And what seems so funny to me in men like you is that, with all their talk about work & Art, they seem to admire & emulate what is inchoate & formless. My chief objection to Goethe (I’m one of your jackasses) is not so much that he was a callous sensualist, as that his want of human feeling spoiled his work. The only bit of his work which lives is the tawdry tale of seduction, with an impossible maiden & a worse than impossible Devil. The fellow droned platitudes all his days, because he never felt verities. No man with decent taste could have written Ottilie’s twaddle, in the “Elective Affinities”. And then there’s your Ibsen! I dont deny the peddling knave is clever, but have you read his books—in the Norse, I mean—and having done so, can you seriously contend that he is an artist at all?
         I fancy I hear you whoop at this, & reach out for your shillelagh. Well, I must ask to forgive me for having made you think Short a portrait. I still fancy he is like you, a little: a cock of the eye, a twist of the mouth, or so; but after your protest I can only sigh, & wish—that you were more like him. You would be nearer the truth than you are, in my poor opinion. I have walked this shoddy world longer than you, & my experience is that personal Love is the only thing worth having in it.  This may be only sentiment, but even sentiment can be scientific. To me, religion, Love, pity, call it by what name you please, is the very marrow of my bones. And I will go further & say that no man who existed for Art only ever produced any great Art at all, and no man who was for ever canting about his ‘work’ ever did any abiding work at all.  The riddle of this Life is not to be read by any egotist, however clever. For myself, I know my stake in God’s lottery is my love for the dear & holy dead, and that twenty ‘masterpieces’ would not bring me one hairsbreadth nearer to my ideal. Our ‘work’, forsooth! Our miserable, feeble, foolish manufacture of toys & playing cards! One warm touch of a living hand, one soft blessing from lips that love us, is worth all the Art that ever was or ever will be.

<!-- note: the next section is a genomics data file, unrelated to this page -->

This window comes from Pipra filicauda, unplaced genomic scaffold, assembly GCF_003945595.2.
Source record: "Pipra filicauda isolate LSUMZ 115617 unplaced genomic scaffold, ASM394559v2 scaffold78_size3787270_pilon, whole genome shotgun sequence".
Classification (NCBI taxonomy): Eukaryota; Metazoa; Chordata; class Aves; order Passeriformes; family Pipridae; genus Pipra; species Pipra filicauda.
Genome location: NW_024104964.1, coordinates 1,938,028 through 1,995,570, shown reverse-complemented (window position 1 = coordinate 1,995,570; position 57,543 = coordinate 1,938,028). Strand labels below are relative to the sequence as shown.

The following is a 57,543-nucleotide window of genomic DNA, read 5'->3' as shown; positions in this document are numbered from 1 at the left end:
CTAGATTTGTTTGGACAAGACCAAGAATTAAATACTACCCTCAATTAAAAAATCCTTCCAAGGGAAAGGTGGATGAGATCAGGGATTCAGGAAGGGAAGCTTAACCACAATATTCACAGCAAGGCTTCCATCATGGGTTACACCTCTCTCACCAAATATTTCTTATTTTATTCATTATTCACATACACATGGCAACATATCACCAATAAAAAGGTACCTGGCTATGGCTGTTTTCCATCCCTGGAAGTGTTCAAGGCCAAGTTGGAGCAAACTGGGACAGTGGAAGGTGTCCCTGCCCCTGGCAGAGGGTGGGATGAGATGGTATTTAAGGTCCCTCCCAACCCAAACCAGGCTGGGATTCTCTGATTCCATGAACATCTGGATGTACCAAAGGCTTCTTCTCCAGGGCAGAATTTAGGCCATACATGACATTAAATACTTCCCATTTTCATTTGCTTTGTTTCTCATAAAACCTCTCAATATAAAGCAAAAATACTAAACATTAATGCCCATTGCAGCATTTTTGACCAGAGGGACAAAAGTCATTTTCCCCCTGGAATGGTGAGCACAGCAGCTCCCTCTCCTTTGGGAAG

The ‘Inevitable’? You bungler & dreamer, what do you know about it? Why, you are poking your nose into the dust & crying that the stars do not interest you! You are a clever man, & a good fellow, but now & then, I fancy, you babble like a child.
         With all good wishes

                   Yours as ever
                   R. Buchanan

G. Bernard Shaw Esq.

         After all is said & done, the one good thing that remains to me in life is that the one I loved & love best died as she had lived in the full certainty of my devotion, and the outcome of this in practice is that my heart goes out to all sonship & motherhood, & thence to all humanity. My chief revolt against +ianity is that it makes personal love subsidiary to the enthusiasm of humanity, not the nucleus & soul of that enthusiasm; & to me the most pathetic figure in the Gospels is the poor old bewildered Mother, who looked on in despair while the ‘crank’ her Son was muddling & droning over his mad ‘work’, turning his back on her & his brethren, & raging because he discovered flaws in his imaginary world—in your parlance, ‘misprints in his article’!

 

[Year [1895] added by another hand.
‘public’ is inserted between ‘certain’ and ‘traits’.
‘after all, is your precious work’ ‘Art’ is crossed out and ‘work’ written above.
‘and no man who was for ever canting’ ‘for’ inserted between ‘was’ and ‘ever’.
‘hairsbreadth nearer to my ideal’ a word (possibly ‘the’) is crossed out before ‘my’.
‘old bewildered Mother, who looked on in despair’ a word (possibly ‘living’) is crossed out after ‘Mother’ and ‘who looked’ written above.

Envelope:
Address: “G. Bernard Shaw Esq. 29 Fitzroy Square W.C.”
Buchanan’s initials in the bottom left corner.
Shaw’s notes:

1895

Robert Buchanan

26 Nov.

     On my disclaiming resemblance to his Marcus
Aurelius Short.
     About Oscar Wilde’s statement that love &c in real
life did not affect him, though in Art it did. Showing
me up for talking like this.” ]

_____

 

Letter 9: 5th March 1896.

36, Gerrard Street,
Shaftesbury Avenue, W.,
London.
March 5 1896

Dear Mr Shaw,

                   I dont know if I have done wrong in quoting from your letter in my pamphlet, but if so I am sorry. I suspect, however, that you do not make statements you would fear to publish, & au reste, your name is not mentioned.
         I should be very glad if you would inform me whether pamphlet & book have reached you. I have special reasons for asking, as I suspect that certain copies have not arrived at their destination.
         You will not be surprised to hear that vigorous efforts are already being made to boycott my book & to brand me as an “atheist”. My earliest recollections are of this sort of thing, for when I was a boy in Scotland I wept bitterly when the cry went round ‘Dont play with that boy—his father’s an infidel!’—And I, alas! am one of few men living who are clinging in desolation & despair to a faith in God—for which, God help me!

                   Yours truly
                   R. Buchanan